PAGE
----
Those at the bottom of Britain’s profoundly unequal social class system are subjected to a relentless barrage of criticism and condemnation. It seems no accident that whilst shows such as Benefits Street, Skint, On Benefits and Proud, among others, have become vehicles through which righteous indignation can be legitimately expressed regarding how certain elements of the population live, especially when such lifestyles are supported by … Continue reading Is tax avoidance eating our democracy?
There’s no country on Earth quite like North Korea. In America and Europe, the reaction to the country, when there’s any reaction at all, is divided fairly equally between nervousness and mockery. It is a controversial force between the myth and reality of what life is really like inside North Korea. Most people would have difficulty naming any city in the country other than Pyongyang. … Continue reading North Korea: Understanding the Pariah State
There are roughly 32,000 gun deaths per year in the United States. 60% of these deaths are suicides, 3% are accidental death and the rest (37%) are classified as homicides. However, this figure used to be worse according to CNN, between 2001 and 2014, only 369 Americans were killed by terrorism at home or abroad, whilst a staggering 440,095 were killed by guns on American … Continue reading The attacks Trump won’t talk about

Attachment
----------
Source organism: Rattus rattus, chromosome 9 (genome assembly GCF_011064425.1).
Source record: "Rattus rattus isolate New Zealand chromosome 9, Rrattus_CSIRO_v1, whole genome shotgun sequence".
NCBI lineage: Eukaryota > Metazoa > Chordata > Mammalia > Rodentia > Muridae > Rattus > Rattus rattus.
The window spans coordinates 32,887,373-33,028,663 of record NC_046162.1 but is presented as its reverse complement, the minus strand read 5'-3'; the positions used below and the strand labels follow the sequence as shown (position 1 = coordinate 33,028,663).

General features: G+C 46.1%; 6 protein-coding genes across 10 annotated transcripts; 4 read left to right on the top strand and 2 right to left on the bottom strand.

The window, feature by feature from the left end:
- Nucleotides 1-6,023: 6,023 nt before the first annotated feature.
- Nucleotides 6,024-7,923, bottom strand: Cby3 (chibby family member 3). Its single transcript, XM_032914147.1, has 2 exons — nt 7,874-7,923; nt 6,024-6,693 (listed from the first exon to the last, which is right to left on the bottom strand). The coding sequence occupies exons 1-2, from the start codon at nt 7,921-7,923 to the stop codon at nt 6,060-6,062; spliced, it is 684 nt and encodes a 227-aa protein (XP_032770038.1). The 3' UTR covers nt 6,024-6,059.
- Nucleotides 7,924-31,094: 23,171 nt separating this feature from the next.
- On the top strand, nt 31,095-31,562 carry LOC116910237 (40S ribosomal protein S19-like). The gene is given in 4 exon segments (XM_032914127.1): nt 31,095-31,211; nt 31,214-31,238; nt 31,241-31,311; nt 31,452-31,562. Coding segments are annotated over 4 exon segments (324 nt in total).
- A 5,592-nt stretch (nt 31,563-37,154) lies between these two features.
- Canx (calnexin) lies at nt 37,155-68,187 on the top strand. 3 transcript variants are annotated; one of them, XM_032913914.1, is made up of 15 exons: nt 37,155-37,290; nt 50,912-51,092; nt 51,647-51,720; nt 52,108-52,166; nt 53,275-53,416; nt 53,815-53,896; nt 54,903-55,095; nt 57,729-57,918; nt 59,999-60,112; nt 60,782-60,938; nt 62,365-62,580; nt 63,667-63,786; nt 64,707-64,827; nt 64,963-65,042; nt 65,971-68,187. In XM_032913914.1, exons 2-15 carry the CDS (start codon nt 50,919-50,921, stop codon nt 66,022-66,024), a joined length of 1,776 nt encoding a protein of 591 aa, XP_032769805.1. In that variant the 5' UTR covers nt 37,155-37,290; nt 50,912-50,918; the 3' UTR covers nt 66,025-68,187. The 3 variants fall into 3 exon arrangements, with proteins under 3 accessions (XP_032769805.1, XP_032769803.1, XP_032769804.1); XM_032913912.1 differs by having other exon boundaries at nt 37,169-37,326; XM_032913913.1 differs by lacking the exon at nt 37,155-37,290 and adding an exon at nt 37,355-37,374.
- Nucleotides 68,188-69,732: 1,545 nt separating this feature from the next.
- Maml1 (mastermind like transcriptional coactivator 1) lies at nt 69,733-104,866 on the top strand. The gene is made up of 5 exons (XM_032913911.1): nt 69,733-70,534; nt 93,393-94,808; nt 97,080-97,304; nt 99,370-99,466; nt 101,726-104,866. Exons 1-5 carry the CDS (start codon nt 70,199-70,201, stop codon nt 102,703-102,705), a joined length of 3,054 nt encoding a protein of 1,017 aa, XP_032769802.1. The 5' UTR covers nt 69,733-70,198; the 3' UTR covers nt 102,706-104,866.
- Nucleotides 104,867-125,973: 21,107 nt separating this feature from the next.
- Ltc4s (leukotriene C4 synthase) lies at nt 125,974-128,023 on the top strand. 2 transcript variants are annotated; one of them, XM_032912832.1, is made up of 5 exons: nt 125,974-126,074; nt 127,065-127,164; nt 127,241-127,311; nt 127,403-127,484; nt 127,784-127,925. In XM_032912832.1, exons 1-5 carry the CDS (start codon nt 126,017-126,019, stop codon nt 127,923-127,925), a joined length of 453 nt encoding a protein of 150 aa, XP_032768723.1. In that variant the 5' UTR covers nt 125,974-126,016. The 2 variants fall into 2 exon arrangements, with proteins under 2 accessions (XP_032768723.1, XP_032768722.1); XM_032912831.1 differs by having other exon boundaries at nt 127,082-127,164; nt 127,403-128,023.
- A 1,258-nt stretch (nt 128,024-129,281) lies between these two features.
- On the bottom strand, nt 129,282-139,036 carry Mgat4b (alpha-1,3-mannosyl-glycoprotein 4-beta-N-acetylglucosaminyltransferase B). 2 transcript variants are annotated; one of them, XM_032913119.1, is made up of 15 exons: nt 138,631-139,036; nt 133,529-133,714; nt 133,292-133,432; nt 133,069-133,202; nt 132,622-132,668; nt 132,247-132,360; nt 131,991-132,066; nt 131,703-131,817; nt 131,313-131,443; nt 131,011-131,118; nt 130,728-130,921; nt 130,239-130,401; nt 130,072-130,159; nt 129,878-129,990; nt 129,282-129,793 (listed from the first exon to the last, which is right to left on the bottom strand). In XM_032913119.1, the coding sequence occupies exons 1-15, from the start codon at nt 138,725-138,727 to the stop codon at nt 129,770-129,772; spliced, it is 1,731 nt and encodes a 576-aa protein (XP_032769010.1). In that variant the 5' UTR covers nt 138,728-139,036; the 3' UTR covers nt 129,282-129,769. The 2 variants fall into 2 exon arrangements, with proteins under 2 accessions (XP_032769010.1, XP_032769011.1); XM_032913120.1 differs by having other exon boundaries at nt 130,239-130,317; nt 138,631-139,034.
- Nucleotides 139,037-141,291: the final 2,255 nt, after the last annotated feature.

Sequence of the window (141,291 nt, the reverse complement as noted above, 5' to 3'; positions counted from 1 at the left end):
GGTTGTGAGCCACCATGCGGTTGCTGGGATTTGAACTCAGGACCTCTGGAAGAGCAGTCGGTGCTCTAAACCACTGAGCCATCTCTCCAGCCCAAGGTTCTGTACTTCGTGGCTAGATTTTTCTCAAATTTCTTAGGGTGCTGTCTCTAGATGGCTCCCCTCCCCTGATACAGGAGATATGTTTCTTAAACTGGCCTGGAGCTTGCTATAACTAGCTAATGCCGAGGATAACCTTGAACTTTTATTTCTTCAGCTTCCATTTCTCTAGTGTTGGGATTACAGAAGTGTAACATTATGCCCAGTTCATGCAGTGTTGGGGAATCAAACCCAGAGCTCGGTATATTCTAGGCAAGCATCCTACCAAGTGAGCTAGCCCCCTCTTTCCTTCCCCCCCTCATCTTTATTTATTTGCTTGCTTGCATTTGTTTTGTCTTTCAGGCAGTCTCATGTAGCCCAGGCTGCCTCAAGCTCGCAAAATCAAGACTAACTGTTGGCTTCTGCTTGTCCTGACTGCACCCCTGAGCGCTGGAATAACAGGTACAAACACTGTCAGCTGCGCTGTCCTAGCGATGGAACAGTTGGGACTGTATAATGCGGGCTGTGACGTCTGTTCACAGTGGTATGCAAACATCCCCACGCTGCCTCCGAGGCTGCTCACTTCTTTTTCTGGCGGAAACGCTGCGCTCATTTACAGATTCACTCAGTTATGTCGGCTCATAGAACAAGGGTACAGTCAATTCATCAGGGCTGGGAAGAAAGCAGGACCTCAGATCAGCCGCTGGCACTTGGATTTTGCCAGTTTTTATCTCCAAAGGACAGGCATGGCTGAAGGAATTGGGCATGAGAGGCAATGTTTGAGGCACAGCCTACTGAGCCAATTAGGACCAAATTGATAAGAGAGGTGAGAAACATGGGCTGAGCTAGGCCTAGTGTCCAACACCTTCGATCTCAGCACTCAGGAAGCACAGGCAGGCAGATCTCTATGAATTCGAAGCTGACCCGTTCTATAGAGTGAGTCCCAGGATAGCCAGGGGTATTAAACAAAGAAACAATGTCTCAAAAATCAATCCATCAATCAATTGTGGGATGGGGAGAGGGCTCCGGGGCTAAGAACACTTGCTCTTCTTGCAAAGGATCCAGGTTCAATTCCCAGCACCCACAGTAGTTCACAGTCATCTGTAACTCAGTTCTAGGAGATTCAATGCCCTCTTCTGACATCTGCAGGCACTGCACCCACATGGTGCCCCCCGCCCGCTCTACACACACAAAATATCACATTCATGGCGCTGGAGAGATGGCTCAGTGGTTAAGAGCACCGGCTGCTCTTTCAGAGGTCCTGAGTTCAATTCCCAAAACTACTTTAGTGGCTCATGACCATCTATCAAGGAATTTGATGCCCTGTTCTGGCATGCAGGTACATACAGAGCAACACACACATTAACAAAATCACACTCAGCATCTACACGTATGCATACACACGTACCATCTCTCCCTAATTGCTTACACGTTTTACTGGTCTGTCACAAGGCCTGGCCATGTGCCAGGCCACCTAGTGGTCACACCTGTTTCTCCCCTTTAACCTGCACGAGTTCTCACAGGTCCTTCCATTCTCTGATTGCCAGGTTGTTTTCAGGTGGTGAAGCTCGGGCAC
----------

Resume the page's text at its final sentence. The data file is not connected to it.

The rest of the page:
Two years ago, the Conservatives won by a majority. A year later, early 2016 and Tony Blair is beside himself. Baffled at the thought of Jeremy Corbyn. His confusion is to be expected, he had warned Labour that “if you’re heart is with Jeremy, get a transplant.” But since Blair left office, the world has been changing, one regime at a time, and he is … Continue reading The birth of New Labour and demise of the Blairites
The young people’s vote in this election really is more important than ever. In the 2015 General Election, only 43% of 18-24 year-olds voted, a shocking contrast compared to the 78% of over 65’s voting. So it’s no coincidence that the collapse in the 18–24 year-old vote has seen the advent of tuition fees, reductions in the housing benefit for 18-21 year olds, the scrapping … Continue reading Dear young people, your vote matters now more than ever